Gavin’s blog on life in Chengdu

Gavin’s blog on life in Chengdu

With two and a half months left before I return to the UK to work alongside David on Bleak House, I have become reflective of my time spent here on behalf of the Ensemble. Since arriving in Chengdu over 3 months ago, the staff at Marphy’s Play House and Marphy herself have been the most welcoming, warming and fun group of what I can now call friends. I have gained a family that I know I could return to anytime, and that is something quite special, humbling and unexpected of my time here.

Since March, I have been devising an adaptation of the Brothers Grimm, Hansel and Gretel. This has been a project I have been working on with the other teachers at the Play House. The aim is that from the end of this month they will be touring it around schools here in Chengdu, as well as conducting workshops to aid the children’s learning. These teachers have little experience in devising, so it goes without saying that this was a difficult task- yet they have all grown in confidence and have become positive risk takers. They understand that the story and the telling of it is the most important. Their skills are developing weekly and their dedication to their work is inspirational.

This week the older children I teach (9-11 year olds) got to perform Halibu, a story about the Mongolian nomads. Having only had 12 weeks and under 40 hours with them, it is phenomenal what they have achieved. When I started with this class, one of the children didn’t even want to perform! His (as well as everyone’s) progress has been huge, and he got up on stage and performed amazingly! His mum even said to me afterwards, “drama has helped him so much, he’s much more confident and positive now thanks to drama class”. Hearing that and seeing this growth myself has been a highlight of my time here so far.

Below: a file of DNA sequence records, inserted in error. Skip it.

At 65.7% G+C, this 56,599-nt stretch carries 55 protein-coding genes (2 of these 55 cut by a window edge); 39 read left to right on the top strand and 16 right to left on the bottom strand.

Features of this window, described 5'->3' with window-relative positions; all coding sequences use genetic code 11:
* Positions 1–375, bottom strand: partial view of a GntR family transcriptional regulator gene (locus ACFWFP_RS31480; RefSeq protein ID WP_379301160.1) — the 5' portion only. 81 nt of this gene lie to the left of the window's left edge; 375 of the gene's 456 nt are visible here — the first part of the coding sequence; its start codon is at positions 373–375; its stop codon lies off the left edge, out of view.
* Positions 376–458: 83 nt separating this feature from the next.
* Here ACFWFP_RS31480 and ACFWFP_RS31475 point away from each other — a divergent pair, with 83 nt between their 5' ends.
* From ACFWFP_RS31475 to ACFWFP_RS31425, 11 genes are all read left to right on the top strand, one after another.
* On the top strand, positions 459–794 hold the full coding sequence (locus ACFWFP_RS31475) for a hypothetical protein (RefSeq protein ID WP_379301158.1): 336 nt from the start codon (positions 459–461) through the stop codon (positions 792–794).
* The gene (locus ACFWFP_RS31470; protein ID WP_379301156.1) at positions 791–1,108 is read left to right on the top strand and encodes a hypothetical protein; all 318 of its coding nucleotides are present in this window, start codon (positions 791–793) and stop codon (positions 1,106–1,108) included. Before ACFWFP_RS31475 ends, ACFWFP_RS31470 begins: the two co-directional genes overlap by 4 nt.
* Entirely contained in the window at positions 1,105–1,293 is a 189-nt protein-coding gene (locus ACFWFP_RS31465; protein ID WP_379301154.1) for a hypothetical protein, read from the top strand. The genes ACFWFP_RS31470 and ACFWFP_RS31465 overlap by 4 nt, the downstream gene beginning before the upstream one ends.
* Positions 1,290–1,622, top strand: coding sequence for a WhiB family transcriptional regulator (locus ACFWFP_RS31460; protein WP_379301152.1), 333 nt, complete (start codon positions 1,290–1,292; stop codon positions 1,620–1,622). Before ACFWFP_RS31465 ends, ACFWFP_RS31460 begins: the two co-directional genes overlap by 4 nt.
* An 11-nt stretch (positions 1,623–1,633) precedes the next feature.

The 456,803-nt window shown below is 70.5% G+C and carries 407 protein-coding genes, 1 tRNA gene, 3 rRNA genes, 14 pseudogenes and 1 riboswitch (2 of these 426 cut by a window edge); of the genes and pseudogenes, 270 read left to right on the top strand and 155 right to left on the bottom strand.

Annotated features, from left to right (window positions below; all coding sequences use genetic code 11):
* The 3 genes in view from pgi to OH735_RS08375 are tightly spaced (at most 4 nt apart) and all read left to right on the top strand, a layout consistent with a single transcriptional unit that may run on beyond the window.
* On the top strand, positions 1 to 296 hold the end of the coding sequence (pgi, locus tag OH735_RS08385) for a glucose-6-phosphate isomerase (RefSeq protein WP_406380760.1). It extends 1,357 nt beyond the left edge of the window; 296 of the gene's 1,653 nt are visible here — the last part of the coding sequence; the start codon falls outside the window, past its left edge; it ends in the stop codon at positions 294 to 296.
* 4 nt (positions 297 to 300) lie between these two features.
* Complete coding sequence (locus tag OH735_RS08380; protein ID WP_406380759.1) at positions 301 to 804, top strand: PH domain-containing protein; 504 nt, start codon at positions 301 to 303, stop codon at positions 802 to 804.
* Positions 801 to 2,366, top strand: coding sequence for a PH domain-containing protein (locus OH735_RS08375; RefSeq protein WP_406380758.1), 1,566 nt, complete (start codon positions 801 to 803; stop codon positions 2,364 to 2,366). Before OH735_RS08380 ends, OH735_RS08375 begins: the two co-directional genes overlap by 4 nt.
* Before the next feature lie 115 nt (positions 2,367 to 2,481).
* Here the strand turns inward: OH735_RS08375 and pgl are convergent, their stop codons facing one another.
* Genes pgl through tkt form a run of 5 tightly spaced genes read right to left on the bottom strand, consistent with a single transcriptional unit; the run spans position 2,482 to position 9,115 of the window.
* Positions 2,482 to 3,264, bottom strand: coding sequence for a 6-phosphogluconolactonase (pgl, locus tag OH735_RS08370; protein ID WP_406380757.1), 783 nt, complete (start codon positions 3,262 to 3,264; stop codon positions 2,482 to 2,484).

I now move my attention to the 6-8 year olds performance of The Journey to the West and summer camp, whilst continuing my weekly classes at the weekends. It’s an understatement to say I’m busy – however as much as I am seeing others learn and develop, I too can feel a development in myself. I always thought I was a good listener, but my time here so far has taught me how to REALLY listen. How to listen to others needs and learning abilities, listen to cultural differences and understand how this effects our creative outlet and communication. I’ve learnt how constricted we are by TIME. Learning, development, growth, understanding, exploration and progress all takes time. When we teach or direct, time is our enemy – there is never enough of it!

However, what I now fully understand is that creativity is endless, as are our dreams. There is never a finished piece or project because there is no bottom or top to it. Creativity is continuous, creativity has no boundaries – that is why stories are retold, because it is different every time. When my time here comes to an end, I will be happy to have had my share of the story at Marphy’s Play House, and I will continue to stay in touch and watch on as the story and adventure continues to unfold here.